There’s an argument a friend and I often have, and to many I’m sure it seems petty. It’s about the Oxford comma (or the serial comma, if you’re less into England and more into long-form radio shows). Conversations have gotten so heated that she and I have agreed to not speak of the subject while in the same room. I studied creative writing, and so am versed in the Chicago Manual of Style; she studied journalism, and so is AP through and through. I am a Montague. She is a Capulet.
In advertising, different types of documents require different proofreading styles: the means justify the end.
One of the tasks I perform at 88 on a daily basis is proofreading. Sometimes the documents I read are fairly long—proposals and the like, which can often run 50–60 pages—while others are quick snippets, about the amount of words you could comfortably fit on a billboard. I previously worked in publishing, where proofreading is a uniform task—the rules are hard and fast. A comma is always going to be a comma, needed where needed, excluded when necessary. The advertising world, though, is another beast entirely. Different types of documents require different proofreading styles: the means justify the end. “I’m lovin’ it” would never stand on its own in a block of published text, but in advertising, “I am loving it” is a far from memorable tagline. Different strokes for different folks, basically.
On a daily basis, I am the one who wields the red pen. This, I fear, gives me a bad reputation. People see my dreaded red marks on documents and advertisements that they have toiled over for countless hours, and take exception to the way(s) I sullied their work. Surely I receive some sick thrill from pushing the weight of the red pen around, making its presence felt by all, they think. The gall of that guy, they say.
I can say with full confidence that no ego goes in to the marks I make. I don’t lord my knowledge of em- and en-dashes over our designers; I am no supercilious proofer. Proper grammar is simply something I’ve always had an interest in (my mother being something of Militant Grammarian) and so pursued that line of study (if you want to call it that) in college. And graduate school. Yes, I used my own money to learn more about punctuation; that is, indeed, a real thing that happened, that yours truly is quite guilty of. I make the marks because they must be made. The rules behind them exist for a reason, and without them, I like to say, we risk utter chaos.
The rules of punctuation exist for a reason. Without them, I say, at the risk of hyperbole, we risk utter chaos.
The biggest misconception about proofreading is that it exists solely for the proofer, and not for the reader. That it survives just to give a reason for utilizing antiquated rule books. Nothing could be further from the truth. Proofreading, in my mind, exists entirely for the benefit of the reader. My objective, and the objective of all proofreaders as we pick up our respective red pens, is to provide ultimate clarity for the reader. When I comb through a document, any document, the one thing constantly going through my mind, flashing on and on again as if on a neon billboard, is that this should make perfect sense for the reader the very first time. If they have to re-read any part for lack of clarity, then I have failed in my job. So, really, you can just call proofreading quality reader UX.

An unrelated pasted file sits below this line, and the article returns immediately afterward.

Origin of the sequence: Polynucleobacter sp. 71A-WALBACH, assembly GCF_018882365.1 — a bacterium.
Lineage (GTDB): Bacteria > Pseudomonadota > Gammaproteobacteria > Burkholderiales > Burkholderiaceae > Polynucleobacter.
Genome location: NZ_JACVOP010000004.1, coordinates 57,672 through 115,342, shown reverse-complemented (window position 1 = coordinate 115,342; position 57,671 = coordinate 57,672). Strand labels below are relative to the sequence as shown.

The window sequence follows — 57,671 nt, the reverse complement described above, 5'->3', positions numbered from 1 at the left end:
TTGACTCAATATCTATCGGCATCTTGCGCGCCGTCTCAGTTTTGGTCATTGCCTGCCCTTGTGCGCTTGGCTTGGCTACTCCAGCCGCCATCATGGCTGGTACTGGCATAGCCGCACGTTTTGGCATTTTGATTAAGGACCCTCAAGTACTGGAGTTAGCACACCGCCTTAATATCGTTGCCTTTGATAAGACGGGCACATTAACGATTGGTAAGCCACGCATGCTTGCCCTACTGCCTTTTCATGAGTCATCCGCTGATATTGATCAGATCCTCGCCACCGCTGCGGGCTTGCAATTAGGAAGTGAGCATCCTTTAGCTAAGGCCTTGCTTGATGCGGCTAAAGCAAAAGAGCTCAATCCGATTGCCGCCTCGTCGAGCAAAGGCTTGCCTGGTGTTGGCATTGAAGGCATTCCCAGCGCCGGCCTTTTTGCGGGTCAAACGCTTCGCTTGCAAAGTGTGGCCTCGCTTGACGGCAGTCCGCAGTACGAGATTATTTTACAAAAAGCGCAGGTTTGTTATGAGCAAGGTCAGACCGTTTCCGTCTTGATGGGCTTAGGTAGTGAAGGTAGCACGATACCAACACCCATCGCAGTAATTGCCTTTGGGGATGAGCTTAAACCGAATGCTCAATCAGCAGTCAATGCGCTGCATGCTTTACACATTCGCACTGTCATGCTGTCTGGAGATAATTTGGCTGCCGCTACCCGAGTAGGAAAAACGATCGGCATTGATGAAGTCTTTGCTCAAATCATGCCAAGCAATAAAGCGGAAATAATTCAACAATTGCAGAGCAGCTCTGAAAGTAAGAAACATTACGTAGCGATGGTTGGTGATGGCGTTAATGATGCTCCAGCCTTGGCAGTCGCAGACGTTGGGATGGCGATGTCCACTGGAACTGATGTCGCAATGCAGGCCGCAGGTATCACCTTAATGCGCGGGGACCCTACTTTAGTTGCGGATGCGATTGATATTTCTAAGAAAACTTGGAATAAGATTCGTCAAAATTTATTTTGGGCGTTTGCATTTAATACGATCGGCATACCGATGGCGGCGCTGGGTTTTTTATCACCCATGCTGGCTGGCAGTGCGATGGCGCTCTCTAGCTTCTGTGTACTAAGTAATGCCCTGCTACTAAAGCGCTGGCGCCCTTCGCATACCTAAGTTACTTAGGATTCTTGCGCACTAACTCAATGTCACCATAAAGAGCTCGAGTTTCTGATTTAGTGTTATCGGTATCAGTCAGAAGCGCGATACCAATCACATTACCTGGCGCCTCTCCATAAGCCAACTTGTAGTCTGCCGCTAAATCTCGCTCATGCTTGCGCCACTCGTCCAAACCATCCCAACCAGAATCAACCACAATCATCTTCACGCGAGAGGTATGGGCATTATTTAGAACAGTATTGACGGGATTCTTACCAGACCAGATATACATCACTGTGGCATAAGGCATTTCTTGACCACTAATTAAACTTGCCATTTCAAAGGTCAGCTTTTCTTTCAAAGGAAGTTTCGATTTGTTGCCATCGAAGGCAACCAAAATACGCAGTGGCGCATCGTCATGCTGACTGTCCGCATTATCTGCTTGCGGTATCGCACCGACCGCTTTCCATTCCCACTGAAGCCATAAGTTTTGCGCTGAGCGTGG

There are certain commandments every proofreader must live by. Here are a few:
Know your style guide, use your style guide. Not the one you’re familiar with, not the one closest at hand, but the one that your agency/client/etc. uses. The first task on the first day on a new project for any proofreader should be to get intimate, completely familiarized with the house style guide. Know its ins and outs, its intricacies, all the little things that make it special. This is your playbook, your roadmap and your sacred text, all rolled into one.
If you’re going to break a rule, break it consistently. Let’s say a pharmaceutical clients uses the term “over the counter drug” in one of its communications. You know that this should be hyphenated—an over-the-counter drug—but do a little digging and see that the client has previously opted for the hyphen-less form. You let it slide, but make a note that, whenever this phrase is encountered in the future, in this document or any other, you always go without the hyphen. Consistency is key. It shows not a lack of care or attention, but a direct intention. Maybe, the curious reader will think, they just really dislike hyphens up there.
Never trust spell check. Ever. Though you might argue otherwise, I have my doubts that you were board at work, had your patients tested by your children, were excepted to college or thinking it’s about time you got a brake. And sadly, spell check seems to agree with you. That’s why a human set of eyes—algorithm-less, glaucoma-stricken, nearsighted and sensitive to sunlight though they may be—is still more reliable than any spell-check system.
At 88, I work for an agency whose style guide omits the Oxford (serial) comma. This pained me at first. I lost sleep over it. I’d spit-take my coffee when I encountered a sentence that I really thought needed it. I pushed my personal preference to the side, though, and have, just maybe, though I hesitate to even admit it, become comfortable working without it. It remains an off-limits topic for my friend and me, though, because, well, you know, there’s always that famous case—the one with the strippers, JFK and Stalin.